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Date: Fri, 18 Apr 2014 09:28:33 -0500
From: "jfoug" <>
To: <>
Subject: RE: proof of concept converter of rexgen-like syntax into john rules

This could actually be a 'mode' within the rexgen lib.   -i is actually very trivial.   What happens, is rexgen converts an input like password into [pP][aA]...[oO][dD] and then simply runs it.  It could be that a mode is added to that lib, -e that does elite, or simply add methods that allow setting what sets of characters get replaced, so the -i code (case=true) works differently.   We might bring this to Jan. That way, the case code is pre-seeded with a=aA A=aA, b=bB B=bB, etc.  But if we have an interface that allows setting a=aA4@&  b=bB86  s=sS$5, o=oO0, etc, then rexgen could easily do complex leet stuff

I am pretty sure that rexgen dynamically recomputes this  for each \0    

I know we have hit up Jan quite a bit the last few weeks, getting rexgen stabilized (it is close, but still needs some things), and I know this may be a 'one-off' request for JtR. This may be that the regex.c code within JtR (where the callback function is), will have to be enhanced to do this form of 'super-elite' work.  It would not be too hard there. For each word read, the word itself is converted into the [first_letters][second_letters]...[last_letters] format, and then a new iterator created within rexgen based upon this word and the possibilities.  This actually 'should' be sort of easy to do.  Simply find the original regex string, replace all \0 values with the proper character classes, and send that string to create a new iterator.  Then when we read the next word, replace the original \0 again with the recomputed character classes for this next word, etc.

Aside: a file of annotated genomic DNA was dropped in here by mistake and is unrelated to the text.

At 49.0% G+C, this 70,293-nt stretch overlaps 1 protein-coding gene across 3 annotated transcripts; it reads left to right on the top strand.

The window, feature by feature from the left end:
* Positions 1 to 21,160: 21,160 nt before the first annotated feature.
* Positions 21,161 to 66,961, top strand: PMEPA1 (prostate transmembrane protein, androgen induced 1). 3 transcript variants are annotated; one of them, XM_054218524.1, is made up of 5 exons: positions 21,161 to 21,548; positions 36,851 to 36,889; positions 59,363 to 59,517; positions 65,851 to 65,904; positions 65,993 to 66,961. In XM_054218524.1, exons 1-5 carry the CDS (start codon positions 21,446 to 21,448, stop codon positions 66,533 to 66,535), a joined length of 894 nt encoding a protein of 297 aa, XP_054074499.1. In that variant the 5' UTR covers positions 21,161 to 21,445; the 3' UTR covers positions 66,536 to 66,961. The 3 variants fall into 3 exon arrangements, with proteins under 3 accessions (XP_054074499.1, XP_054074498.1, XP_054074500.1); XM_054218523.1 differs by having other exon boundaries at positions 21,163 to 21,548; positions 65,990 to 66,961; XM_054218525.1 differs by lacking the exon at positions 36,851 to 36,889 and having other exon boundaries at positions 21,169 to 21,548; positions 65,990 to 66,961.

-----Original Message-----
From: magnum [] 
Sent: Thursday, April 17, 2014 17:06
Subject: Re: [john-dev] proof of concept converter of rexgen-like syntax into john rules

On 2014-04-17 23:58, magnum wrote:
> On 2014-04-15 21:26, Rich Rumble wrote:
>> On Tue, Apr 15, 2014 at 3:11 PM, magnum <> wrote:
>>> One side effect when working with this is it makes me want a 
>>> sed2rules generator too, perhaps even in combination with rexgen ;-)  
>>> This would finally solve the "complex leet permutations" problem 
>>> (like "replace any of [aA] with any of [aA4@] *and* any of [eE] with 
>>> any of [eE3] *and* any of ...").
>> Just a quick note, I have great success with "1337" rules that don't 
>> replace ALL instances... But I get what you were saying :)
> I bet that's very common. Doing what I describe above, we will create 
> all combinations of "only some instances" as well as "all instances".
> But it would result in a large number of rules I guess.

On second thought that won't happen they way I described it. This is a complex issue!


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